I guess it’s not important that a future first lady may be mentally unbalanced.

It’s been a long, strange trip indeed for Teresa Heinz Kerry.

Less than 30 years ago, she was a rabid Republican, the wife of another senator, trashing Ted Kennedy as a “perfect bastard” and the Democratic Party as “putrid.”

Last night, she shared the dais with Teddy Boy – who turns out to be her new husband’s biggest (in terms of girth as well as enthusiasm) cheerleader.

When I first reported that Teresa Heinz Kerry was behind the funding of radical causes including Act-Up, Islamist jihadists, anarchists who disrupted the Seattle World Trade Organization meeting and communist front groups, I knew she was wacky.

What shocked me, however, was the fact no one seemed to care that some of those same non-profit groups, funded by Heinz money, were at the forefront of planned demonstrations and disruptions at the Republican National Convention later this summer.

Just imagine if Pat Nixon was directing charity funds toward the demonstrators at the 1968 Democratic Convention in Chicago. Would that be a scandal? Yes, it would. It might have been bigger than Watergate. Yet, Evita Heinz Kerry gets away with it. All she needs to do is plead ignorance to the fact that millions of her directed charity dollars go to a foundation funding such groups and hundreds of others like them.

But all that is in the theoretical realm. We can look at the cold facts of Teresa Heinz Kerry’s misguided philanthropy, but what does it really tell us about the person?

I think a much better glimpse into the personality of Evita Heinz Kerry came last weekend.

She gave a speech in Boston to Pennsylvania delegates, urging civility in political discourse. She was reasonable. She was articulate. And she was obviously scripted carefully.

“We need to turn back some of the creeping, un-Pennsylvanian – and sometimes un-American – traits that are coming into some of our politics,” she said.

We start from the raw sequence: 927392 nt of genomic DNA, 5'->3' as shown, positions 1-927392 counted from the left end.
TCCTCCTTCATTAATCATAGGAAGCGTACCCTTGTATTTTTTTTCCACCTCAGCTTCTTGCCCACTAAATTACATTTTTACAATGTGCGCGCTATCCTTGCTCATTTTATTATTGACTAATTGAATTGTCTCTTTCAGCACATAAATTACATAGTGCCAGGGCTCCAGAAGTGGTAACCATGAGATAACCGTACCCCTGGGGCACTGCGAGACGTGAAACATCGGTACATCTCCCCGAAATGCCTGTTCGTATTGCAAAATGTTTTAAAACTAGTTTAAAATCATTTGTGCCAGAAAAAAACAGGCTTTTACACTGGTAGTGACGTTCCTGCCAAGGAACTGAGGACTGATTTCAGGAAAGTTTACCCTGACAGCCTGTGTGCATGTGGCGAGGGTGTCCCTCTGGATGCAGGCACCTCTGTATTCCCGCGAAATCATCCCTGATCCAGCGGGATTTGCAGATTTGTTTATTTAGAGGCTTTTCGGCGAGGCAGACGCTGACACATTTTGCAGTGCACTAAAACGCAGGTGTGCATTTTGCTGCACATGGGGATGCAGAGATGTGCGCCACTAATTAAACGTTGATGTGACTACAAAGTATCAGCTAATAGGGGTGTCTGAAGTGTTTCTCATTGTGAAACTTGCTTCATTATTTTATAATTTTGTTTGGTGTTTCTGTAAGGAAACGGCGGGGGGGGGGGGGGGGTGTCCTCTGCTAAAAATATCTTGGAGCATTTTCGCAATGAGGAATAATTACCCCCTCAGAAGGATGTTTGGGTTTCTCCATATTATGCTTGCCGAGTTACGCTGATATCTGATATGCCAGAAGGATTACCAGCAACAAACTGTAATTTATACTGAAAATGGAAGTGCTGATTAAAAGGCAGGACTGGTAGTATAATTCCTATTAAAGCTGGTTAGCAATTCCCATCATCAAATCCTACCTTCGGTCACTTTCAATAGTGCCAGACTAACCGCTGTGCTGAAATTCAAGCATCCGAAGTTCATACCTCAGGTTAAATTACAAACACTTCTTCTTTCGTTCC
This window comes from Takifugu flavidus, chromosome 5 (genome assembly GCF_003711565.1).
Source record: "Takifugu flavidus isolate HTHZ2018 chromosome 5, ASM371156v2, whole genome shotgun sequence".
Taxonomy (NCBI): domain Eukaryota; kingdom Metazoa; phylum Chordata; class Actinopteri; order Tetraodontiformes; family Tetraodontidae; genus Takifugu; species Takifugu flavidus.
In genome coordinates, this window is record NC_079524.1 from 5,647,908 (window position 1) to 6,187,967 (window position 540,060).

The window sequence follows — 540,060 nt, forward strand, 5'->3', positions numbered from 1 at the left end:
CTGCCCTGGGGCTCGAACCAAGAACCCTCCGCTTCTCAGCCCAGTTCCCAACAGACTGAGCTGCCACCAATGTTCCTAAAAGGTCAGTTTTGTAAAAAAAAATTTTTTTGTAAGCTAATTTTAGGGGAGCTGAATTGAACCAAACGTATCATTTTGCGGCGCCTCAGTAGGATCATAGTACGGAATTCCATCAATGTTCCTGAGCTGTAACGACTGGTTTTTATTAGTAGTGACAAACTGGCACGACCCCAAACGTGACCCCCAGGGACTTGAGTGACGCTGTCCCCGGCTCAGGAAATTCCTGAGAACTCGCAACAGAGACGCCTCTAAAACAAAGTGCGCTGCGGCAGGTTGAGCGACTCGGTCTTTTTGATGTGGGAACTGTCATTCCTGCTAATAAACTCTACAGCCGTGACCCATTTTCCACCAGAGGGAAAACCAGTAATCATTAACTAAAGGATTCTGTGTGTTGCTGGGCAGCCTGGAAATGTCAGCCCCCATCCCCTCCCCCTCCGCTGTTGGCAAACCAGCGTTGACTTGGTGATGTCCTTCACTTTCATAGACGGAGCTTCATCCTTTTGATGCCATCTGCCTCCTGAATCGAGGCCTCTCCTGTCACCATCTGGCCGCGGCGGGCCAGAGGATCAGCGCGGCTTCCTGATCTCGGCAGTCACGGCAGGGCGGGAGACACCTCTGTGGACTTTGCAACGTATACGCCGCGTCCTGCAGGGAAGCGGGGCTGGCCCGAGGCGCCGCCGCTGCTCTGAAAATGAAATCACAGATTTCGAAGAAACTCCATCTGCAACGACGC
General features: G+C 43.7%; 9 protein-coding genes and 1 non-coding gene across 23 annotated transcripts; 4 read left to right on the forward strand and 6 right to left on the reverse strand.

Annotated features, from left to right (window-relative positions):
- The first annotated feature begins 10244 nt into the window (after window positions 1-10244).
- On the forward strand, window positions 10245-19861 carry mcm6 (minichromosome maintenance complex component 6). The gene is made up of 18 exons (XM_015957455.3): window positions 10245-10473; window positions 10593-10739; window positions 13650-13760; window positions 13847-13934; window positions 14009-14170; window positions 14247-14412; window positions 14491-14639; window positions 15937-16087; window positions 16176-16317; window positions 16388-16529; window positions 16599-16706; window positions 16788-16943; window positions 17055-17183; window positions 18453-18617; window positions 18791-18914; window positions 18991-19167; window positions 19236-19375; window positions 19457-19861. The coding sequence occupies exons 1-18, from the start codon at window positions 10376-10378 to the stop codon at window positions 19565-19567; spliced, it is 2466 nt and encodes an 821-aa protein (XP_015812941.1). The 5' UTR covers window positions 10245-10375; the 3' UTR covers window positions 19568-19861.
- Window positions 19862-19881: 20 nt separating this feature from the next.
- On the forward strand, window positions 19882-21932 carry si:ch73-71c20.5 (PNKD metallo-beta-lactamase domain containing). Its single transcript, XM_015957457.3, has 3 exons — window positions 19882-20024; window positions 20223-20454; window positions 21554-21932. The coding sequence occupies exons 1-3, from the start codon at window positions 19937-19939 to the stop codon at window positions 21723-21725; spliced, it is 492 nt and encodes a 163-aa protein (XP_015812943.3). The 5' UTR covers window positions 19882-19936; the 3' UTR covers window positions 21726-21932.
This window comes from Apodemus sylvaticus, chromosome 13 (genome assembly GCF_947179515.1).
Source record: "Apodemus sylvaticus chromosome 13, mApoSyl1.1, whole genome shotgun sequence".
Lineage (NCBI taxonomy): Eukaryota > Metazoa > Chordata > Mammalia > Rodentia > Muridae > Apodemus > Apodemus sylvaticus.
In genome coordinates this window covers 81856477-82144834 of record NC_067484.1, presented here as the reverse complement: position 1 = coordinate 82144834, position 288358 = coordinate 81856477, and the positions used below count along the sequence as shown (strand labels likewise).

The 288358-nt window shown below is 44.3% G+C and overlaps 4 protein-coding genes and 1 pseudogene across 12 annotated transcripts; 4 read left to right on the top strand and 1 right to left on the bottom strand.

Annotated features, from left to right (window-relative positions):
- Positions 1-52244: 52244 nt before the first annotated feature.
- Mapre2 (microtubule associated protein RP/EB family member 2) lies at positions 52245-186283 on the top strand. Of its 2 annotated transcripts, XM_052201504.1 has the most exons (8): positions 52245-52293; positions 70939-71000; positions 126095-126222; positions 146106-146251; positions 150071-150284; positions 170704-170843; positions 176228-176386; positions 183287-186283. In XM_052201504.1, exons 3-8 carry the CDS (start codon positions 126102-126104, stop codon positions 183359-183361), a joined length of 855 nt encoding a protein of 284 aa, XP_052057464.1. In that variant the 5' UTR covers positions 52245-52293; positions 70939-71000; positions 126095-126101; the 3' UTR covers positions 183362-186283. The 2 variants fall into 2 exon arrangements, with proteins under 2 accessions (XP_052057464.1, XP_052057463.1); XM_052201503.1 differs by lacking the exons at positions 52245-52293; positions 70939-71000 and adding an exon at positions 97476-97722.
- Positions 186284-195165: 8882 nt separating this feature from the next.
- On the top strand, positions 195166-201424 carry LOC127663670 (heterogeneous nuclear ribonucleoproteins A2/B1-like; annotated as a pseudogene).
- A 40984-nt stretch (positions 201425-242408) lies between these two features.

Nothing wrong with that. But, a few minutes later, when asked politely by a reporter about use of the term “un-American,” Evita blew a gasket.

“I didn’t say that,” she said. “You’re putting words in my mouth. I didn’t say that.”

But she very clearly did say it – despite the angry and frequent denials. Like the speech itself, this unbelievable confrontation with Colin McNickle, the editorial page editor of the Pittsburgh Tribune-Review, was videotaped by WTAE Channel 4 Action News in Pittsburgh.

Repeatedly she insists to McNickle that she did not use the term “un-American.” McNickle calmly asks her to explain what she did say, but Mrs. Kerry refused – at one point telling the journalist to go listen to the tape.

After conferring with Pennsylvania Gov. Ed Rendell and others, Kerry then returned to confront McNickle.

“Are you from the Tribune-Review?” she asked.

“Yes,” replies McNickle.

“I thought so,” she said. “You said something I didn’t say. Now shove it.”

Now much of the controversy over this incident has focused on the words “shove it.” And that’s as it should be. But why so little attention on the brain malfunction that led to it?

She gave a speech. She used a phrase. She was asked about it minutes later by a journalist. She not only denied using it, she insulted and verbally abused the questioner.

Not only that, she went back for seconds – lunging at the reporter in a way that would be considered threatening had the shoe been on the other foot.

Let me make this simple: This woman is nuts. She’s certifiable. And she may be the most influential person in the life of the next president.

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